I believe this cultural crisis has been exacerbated by the fashionable concept that farming is 'just another business'. I don't know where this idea started, but I have to say that I think it is both wrong-headed and thoroughly unhelpful. Farming is not like any other business. It is, or should be, a rather special way of life, and I believe most farmers recognise this, even if they don't always recognise the benefits of not have to commute, being one's own boss and having room to breathe.

That is not to say that it should not bring proper financial rewards and security, but what makes farming different is the element of long-term stewardship of a precious natural resource - and I don't think there is anything soft, romantic or otherwise unrealistic about such an interpretation. Farmers are at the very heart of rural life and without them we wouldn't have a countryside - at least not as we know it today. In this regard it may just be worth indicating what stewardship means to me. In my estimation a steward is someone who cares for, or manages, the property or estate of someone else and who has to account for the condition of that property at the end of the day either to the owner or to God.

It seems to me that any long-lasting solution to farming's problems will have to address both the economic and cultural issues. We need to get away from a sterile debate in which farmers accuse environmentalists (which in this context seems to me to include just about everyone who is not a farmer) of nostalgic hankering after the past, while environmentalists accuse farmers of a technocratic obsession with profit at all costs.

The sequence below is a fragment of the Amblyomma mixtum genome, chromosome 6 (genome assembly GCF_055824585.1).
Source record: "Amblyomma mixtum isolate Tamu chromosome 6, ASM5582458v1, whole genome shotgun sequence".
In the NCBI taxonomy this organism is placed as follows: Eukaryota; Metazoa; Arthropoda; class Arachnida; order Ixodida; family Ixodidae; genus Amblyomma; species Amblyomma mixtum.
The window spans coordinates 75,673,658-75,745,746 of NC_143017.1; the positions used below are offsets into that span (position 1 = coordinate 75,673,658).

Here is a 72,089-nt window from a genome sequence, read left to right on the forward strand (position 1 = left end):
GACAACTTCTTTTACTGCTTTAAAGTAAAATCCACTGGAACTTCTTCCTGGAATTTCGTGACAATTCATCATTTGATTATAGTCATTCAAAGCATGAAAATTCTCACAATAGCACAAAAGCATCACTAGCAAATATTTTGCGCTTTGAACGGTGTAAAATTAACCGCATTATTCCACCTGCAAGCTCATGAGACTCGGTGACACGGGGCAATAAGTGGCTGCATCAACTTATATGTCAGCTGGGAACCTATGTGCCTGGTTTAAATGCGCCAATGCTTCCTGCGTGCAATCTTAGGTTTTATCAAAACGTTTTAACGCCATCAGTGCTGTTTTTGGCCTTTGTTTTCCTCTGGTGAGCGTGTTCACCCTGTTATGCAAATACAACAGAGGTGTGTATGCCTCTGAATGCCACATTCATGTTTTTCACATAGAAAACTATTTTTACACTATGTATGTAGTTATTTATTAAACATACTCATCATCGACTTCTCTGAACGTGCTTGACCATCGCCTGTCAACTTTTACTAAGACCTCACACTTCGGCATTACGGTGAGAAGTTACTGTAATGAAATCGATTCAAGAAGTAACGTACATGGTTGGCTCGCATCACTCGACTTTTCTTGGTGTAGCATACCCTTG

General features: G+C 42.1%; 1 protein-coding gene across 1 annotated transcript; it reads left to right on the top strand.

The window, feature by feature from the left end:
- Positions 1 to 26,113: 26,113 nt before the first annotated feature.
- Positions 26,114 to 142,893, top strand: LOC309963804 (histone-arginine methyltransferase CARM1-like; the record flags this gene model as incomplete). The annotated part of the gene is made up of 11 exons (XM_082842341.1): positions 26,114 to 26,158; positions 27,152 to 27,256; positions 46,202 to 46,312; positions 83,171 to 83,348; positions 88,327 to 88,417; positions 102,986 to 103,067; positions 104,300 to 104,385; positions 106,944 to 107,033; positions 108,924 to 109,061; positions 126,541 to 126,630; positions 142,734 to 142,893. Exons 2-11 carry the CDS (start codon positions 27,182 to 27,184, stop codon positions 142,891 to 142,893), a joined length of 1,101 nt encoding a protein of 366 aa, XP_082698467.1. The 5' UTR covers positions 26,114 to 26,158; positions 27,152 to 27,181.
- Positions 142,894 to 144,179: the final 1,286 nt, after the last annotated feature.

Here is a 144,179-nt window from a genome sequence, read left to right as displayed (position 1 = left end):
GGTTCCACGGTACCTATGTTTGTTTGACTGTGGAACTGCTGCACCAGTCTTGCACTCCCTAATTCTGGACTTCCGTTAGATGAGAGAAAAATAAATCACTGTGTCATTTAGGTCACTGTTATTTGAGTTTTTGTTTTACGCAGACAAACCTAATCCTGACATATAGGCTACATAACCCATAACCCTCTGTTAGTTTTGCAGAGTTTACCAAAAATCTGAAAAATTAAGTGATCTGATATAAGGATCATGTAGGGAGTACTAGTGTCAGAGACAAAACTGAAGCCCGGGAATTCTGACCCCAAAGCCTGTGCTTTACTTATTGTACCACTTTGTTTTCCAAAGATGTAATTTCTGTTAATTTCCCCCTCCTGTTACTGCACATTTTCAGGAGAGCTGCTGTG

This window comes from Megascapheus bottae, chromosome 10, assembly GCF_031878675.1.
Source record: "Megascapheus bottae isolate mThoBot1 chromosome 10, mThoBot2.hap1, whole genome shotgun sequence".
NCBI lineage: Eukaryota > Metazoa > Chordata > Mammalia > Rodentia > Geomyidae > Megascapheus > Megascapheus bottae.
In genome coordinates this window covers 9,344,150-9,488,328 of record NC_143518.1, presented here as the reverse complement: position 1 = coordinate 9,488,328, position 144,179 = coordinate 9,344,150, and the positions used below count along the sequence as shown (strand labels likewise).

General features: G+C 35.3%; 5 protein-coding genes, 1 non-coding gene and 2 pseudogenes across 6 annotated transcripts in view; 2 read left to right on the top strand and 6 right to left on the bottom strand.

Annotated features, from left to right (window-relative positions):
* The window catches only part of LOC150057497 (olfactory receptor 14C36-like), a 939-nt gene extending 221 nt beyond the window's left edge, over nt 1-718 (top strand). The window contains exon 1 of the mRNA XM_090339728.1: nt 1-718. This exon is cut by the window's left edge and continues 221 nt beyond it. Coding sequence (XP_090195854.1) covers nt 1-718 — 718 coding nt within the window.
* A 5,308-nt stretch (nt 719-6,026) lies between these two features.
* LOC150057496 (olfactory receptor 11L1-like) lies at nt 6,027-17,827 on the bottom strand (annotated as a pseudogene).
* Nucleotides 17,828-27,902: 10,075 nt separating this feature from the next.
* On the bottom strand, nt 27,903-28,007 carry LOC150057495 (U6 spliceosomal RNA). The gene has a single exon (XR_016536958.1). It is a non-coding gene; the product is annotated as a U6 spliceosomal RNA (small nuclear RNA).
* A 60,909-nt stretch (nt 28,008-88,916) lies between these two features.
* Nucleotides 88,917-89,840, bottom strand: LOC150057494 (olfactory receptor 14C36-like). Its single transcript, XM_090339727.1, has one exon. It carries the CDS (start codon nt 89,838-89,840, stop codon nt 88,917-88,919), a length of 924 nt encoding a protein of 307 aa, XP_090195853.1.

This is certainly not a helpful exchange of views. It would be much more constructive to acknowledge that there can be no going back technologically, and actually take pride in the advances made possible by modern science, but in the same breath confess that technology doesn't have all the answers and that we need to retrieve some of the wisdom of the past, both in terms of values and husbandry skills. Happily, there are increasing signs that environmentalists and farmers are seeing that the future lies in cooperation not confrontation.

It seems to me that some kind of consensus (I hardly dare use that word!) along these lines may be starting to emerge. If so, it is a timely development, because we are clearly at a watershed period for British agriculture. When historians look back on the last 40 years, I believe they will see them as an aberration; a time when guaranteed output-related subsidies came to dominate agricultural decision making in a way which they had never done before, and are unlikely to do again.

There are some important similarities between today's situation and the events that led to the 1947 Agriculture Act - though no doubt there are some important differences too. Then, consensus was achieved on the need to invest in our farming industry to deliver what society needed - large quantities of relatively cheap, high quality food. Although today's debate is infinitely more complex, I believe a similar kind of consensus is emerging today - this time for a farming enterprise which is economically viable, responsive to the needs of consumers, socially acceptable, environmentally friendly and moving towards genuine sustainability.

The essence of this consensus should be policies which enable our farmers to look after the land and produce the food that we need. We cannot allow any significant part of the 80 per cent of Britain which is now farmed to be lost permanently to agriculture, and farming must be sufficiently rewarding to allow our farmers to continue to care for it.